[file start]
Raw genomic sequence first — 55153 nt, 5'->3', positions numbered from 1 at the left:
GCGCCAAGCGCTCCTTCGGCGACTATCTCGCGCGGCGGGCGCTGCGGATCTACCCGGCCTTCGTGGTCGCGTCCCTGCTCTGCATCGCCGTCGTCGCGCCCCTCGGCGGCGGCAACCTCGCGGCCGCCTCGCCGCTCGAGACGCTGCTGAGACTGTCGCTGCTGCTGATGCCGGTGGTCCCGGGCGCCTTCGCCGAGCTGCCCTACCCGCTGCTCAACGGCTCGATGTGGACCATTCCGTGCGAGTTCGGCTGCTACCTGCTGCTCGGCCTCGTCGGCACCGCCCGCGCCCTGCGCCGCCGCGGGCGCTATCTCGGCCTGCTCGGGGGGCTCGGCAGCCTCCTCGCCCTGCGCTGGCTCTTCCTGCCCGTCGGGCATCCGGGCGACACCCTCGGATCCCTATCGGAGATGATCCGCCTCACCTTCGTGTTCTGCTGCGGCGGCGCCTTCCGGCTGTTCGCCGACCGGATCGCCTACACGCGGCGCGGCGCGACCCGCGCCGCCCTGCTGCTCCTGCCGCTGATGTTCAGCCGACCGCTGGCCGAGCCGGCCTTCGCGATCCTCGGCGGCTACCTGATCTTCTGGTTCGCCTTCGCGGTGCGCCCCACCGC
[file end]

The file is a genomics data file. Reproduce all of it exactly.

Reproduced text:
Raw genomic sequence first — 55153 nt, 5'->3', positions numbered from 1 at the left:
GCGCCAAGCGCTCCTTCGGCGACTATCTCGCGCGGCGGGCGCTGCGGATCTACCCGGCCTTCGTGGTCGCGTCCCTGCTCTGCATCGCCGTCGTCGCGCCCCTCGGCGGCGGCAACCTCGCGGCCGCCTCGCCGCTCGAGACGCTGCTGAGACTGTCGCTGCTGCTGATGCCGGTGGTCCCGGGCGCCTTCGCCGAGCTGCCCTACCCGCTGCTCAACGGCTCGATGTGGACCATTCCGTGCGAGTTCGGCTGCTACCTGCTGCTCGGCCTCGTCGGCACCGCCCGCGCCCTGCGCCGCCGCGGGCGCTATCTCGGCCTGCTCGGGGGGCTCGGCAGCCTCCTCGCCCTGCGCTGGCTCTTCCTGCCCGTCGGGCATCCGGGCGACACCCTCGGATCCCTATCGGAGATGATCCGCCTCACCTTCGTGTTCTGCTGCGGCGGCGCCTTCCGGCTGTTCGCCGACCGGATCGCCTACACGCGGCGCGGCGCGACCCGCGCCGCCCTGCTGCTCCTGCCGCTGATGTTCAGCCGACCGCTGGCCGAGCCGGCCTTCGCGATCCTCGGCGGCTACCTGATCTTCTGGTTCGCCTTCGCGGTGCGCCCCACCGC